Lesley Rae Dowling
Clear

Clear

Tracks:

  1. Touch
  2. Size
  3. Camp
  4. Jealous Heart
  5. Lion
  6. Beauty in brown
  7. Changes
  8. Wilds of childhood
  9. Swimmer
  10. Quiet

Musicians:

  • Lesley Rae Dowling: vocals

Release information:

1999, Gallo, GWVCD20

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Review:
Stephen Segerman, June 2000

So let's welcome back SA's own 'Stone Rose'. Lesley Rae Dowling's 'Clear' album was released late in 1999, probably in time for the SAMA Awards, and won a few, notably one for its very effective cover. Lesley looked as glacially spooked as ever when accepting them, probably not used to the bright lights and big (Sun) city after spending lots of time on the family farm in the Helderberg Mountains above Stellenbosch. She took seven years to release '93's 'Unbounded Waters', which rode on the back of local acclaim to garner a UK release on EastWest Records. EastWest waited a few months and then sent over one of their producers to work on the next album. Bad idea, bad chemistry. The project was closed and Lesley took another extended break. She travelled around Europe, cleared her head, learnt how to make wine on the farm, and kept scribbling. She also, possibly, listened a lot to the recent Fetish and Sugardrive albums. Just a guess.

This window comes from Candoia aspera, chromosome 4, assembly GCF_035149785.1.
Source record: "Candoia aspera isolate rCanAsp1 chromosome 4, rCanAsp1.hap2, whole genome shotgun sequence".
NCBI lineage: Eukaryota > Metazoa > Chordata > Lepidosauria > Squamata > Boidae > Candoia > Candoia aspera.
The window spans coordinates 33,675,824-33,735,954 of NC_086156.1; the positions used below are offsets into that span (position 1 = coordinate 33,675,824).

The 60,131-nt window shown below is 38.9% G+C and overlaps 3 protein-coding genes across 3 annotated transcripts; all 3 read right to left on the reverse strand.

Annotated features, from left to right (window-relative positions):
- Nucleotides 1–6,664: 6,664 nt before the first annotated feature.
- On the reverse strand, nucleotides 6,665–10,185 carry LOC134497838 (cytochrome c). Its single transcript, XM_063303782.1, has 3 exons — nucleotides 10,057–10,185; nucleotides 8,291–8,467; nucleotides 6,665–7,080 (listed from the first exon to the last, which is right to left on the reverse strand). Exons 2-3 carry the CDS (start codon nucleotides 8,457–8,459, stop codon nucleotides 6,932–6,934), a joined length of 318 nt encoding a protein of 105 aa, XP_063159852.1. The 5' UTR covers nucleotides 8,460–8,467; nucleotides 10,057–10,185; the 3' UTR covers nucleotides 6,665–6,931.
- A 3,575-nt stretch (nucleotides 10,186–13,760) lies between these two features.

In 1998 Lesley connected with the Jurgen von Wechmar who had produced many of the 'Alternatief' local legends including Koos Kombuis, Valiant Swart, Springbok NGs and The Led. It took them a while to get the songs out in Von Wechmar's home studio in Banhoek, and they used a group of local musicians who were a far cry from the A-list that worked on 'Unbounded Waters'. But the back-to-basics approach and style worked out well, and 'Clear' arrived in the "end of 1999" rush. It's a pity it did so then as this is no hurried stab at the pop charts. The cover certainly deserved its award, Dowling's turquoise eyes transfixing and engaging from their minimalist, sharp, bright background. And it actually sets the tone for the music inside. Eleven brooding compositions that avoid the standard verse/ chorus format for altered lyrical patterns, wrapped in some truly strong, sensitive and restrained rock arrangements. Dowling's growly croon is as emotionally taut as ever, but there's a new vulnerability in her voice, and a sensuality in her lyrics. 'Touch' boldly opens the album with a rock swagger, but 'Size', 'Camp' and 'Jealous Heart' settle things down with their low seductive spark. 'Clear' is an absorbing album that simmers throughout, always edgy but rarely exploding. When it does, towards the end on 'Swimmer', it feels timely. And then the delicate 'Quiet' wraps it all up. Semi-sweet, a little dry, mildly intoxicating. I wonder what her wine's like?

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